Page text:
A chain reaction of consolidation of second-tier thrifts on the West Coast may follow in the wake of Washington Mutual Inc.'s $9.9 billion merger agreement with H.F. Ahmanson & Co.
California institutions such as Bay View Capital Corp., San Mateo, with $3.3 billion of assets, or Newport Beach-based Downey Financial Corp., with $6 billion, may seriously contemplate putting out "for sale" signs, analysts said.
Firstfed Financial Corp. of Santa Monica, which has $4.1 billion of assets, is another possibility, according to Donald Destino, an analyst with Jefferies & Co., Los Angeles.
"These are the kinds of nuggets that will help build a critical mass for a slightly larger thrift," Mr. Destino said. "They would add incrementally to anyone trying to compete with the big guys."
Heftier institutions could offer themselves up as well. Golden West Financial Corp. of Oakland, which has $37.7 billion of assets, was also cited as a possible seller.
Golden State Bancorp, which is merging with First Nationwide Holdings, the parent of California Federal Bank, San Francisco, is another target in the making. Its deal with First Nationwide, slated to close in the third quarter, would create a thrift company with about $51 billion of assets.
The company will "be within reach of becoming a large enough thrift that an out-of-state acquirer like NationsBank or Banc One might take a serious look," Mr. Destino said.
Washington Mutual's megadeal was helped partly by Ahmanson's fear that it could not continue to swallow the rapidly rising costs of technology.
"We were competing with people that had much more resources to invest in those things," acknowledged Charles R. Rinehart, Ahmanson's chairman and chief executive officer. "It's the nature of this business."
This sort of thinking is likely to influence thrift CEOs up and down the West Coast, observers said.
If technology is "an issue for a $50 billion thrift, imagine what it is for a $3 billion to $4 billion thrift," said Thomas F. Theurkauf, an analyst with Keefe Bruyette & Woods Inc. in New York. "They are going to face some daunting investments in order to remain competitive."
Mr. Rinehart's agreement to sell will make it easier for thrift executives to pitch a sale to shareholders, others said.
"If you tell interested parties that it is time to sell out, now it's somewhat more legitimized," said Thomas O'Donnell, an analyst with Salomon Smith Barney in New York.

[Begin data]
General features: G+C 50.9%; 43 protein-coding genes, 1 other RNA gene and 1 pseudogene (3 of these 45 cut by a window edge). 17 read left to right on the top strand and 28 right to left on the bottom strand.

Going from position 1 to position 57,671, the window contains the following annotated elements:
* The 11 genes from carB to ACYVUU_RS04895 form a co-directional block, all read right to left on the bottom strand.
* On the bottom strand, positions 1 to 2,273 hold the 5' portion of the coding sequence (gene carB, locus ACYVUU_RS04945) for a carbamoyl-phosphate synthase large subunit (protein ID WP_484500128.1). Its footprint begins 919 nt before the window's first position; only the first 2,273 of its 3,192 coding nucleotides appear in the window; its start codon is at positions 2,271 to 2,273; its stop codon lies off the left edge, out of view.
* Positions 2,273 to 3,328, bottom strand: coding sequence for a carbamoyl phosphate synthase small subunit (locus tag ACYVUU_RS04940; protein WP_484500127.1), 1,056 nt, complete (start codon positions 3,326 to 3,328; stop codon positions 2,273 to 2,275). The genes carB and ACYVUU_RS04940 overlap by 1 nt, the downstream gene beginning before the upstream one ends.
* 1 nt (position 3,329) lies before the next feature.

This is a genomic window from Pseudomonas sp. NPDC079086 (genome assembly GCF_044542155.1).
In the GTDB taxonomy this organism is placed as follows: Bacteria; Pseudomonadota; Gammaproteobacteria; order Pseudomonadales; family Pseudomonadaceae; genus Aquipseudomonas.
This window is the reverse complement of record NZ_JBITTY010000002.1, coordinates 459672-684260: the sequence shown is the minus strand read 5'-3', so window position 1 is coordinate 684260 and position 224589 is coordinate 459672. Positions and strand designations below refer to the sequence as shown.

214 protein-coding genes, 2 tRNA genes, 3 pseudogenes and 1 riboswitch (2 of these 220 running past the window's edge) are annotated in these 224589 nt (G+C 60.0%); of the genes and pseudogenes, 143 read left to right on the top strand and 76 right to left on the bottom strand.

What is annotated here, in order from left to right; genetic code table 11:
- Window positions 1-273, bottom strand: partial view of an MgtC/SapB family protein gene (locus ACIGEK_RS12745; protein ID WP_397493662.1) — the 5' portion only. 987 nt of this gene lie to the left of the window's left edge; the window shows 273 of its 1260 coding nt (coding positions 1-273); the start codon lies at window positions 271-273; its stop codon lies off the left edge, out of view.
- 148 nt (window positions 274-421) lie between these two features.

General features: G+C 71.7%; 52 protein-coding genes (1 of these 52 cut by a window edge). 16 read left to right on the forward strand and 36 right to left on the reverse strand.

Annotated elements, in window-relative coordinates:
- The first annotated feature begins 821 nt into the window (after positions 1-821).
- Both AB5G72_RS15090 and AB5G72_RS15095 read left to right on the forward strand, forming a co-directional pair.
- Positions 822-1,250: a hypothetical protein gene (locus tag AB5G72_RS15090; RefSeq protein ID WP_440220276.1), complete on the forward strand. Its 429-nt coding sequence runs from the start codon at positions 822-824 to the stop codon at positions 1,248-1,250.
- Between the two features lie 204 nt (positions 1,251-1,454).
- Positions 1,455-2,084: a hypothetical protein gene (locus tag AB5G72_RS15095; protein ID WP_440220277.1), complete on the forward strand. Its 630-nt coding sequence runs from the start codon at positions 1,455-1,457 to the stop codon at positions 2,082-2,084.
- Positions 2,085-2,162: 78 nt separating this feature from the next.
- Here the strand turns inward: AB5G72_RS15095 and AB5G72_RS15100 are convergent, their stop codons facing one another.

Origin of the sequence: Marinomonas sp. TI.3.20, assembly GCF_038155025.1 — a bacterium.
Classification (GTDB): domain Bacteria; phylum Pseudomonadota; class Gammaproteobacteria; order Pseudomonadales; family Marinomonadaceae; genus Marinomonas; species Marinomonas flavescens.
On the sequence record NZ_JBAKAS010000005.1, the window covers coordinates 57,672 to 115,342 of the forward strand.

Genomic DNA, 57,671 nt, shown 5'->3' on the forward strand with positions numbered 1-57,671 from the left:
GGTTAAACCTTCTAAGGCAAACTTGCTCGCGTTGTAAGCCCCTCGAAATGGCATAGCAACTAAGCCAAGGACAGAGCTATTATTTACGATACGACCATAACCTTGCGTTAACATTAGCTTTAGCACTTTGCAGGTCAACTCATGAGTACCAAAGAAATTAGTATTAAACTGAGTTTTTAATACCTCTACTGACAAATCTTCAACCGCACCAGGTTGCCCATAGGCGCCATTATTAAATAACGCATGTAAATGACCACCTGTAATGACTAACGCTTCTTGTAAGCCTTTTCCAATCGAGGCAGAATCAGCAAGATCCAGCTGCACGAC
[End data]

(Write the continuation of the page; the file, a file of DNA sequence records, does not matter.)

The need to update computers to properly register the year 2000 is also seen as a factor.
Even if regulators have signed off on an institution's systems, smaller banks and thrifts "can't be completely comfortable" that their computers will not go haywire on Jan. 1, 2000, Mr. O'Donnell said. Total preparedness-not just regulatory compliance-is likely to take a bigger investment, he insisted.
"Because of year-2000, as well as the fact that the high prices we've seen for the last three years may start to drop, managements are going to start wondering whether their window of opportunity is starting to shut," Mr. O'Donnell said.
The director of the Office of Thrift Supervision, Ellen S. Seidman, told lawmakers Wednesday that examiners are concerned about year-2000 efforts at 15% of thrifts, most of them small and midsize.
Mr. O'Donnell predicted a flurry of merger activity until the end of this year.
Probably fewer deals will be made in 1999, because merger partners next year would have to grapple with integration issues on top of year-2000 problems.
"Only the brave will step forward to make any moves in 1999," Mr. O'Donnell said.
Even the future of $98 billion-asset Wells Fargo & Co. is coming in for speculation. It could be either an acquirer or a target in the wake of the Washington Mutual-Ahmanson deal, analysts said.
Some argued that Wells-which Wamu would knock into second place in California market share with Ahmanson included-may seek to regain its position.
"Wells was real comfortable being behind BankAmerica Corp. as the No. 2 bank in California, and all of a sudden it is a distant third," Mr. Destino said.
Others suggested that Wells, which has been a less-than-stellar performer since its 1996 merger with First Interstate Bancorp, will become an even more attractive target.
"This deal makes it far more difficult for an entrant to come into California and establish itself among the top three competitors" by doing small deals, said Philip Erlanger, managing director of Lehman Brothers Inc. in Los Angeles. He believes that makes Wells particularly vulnerable.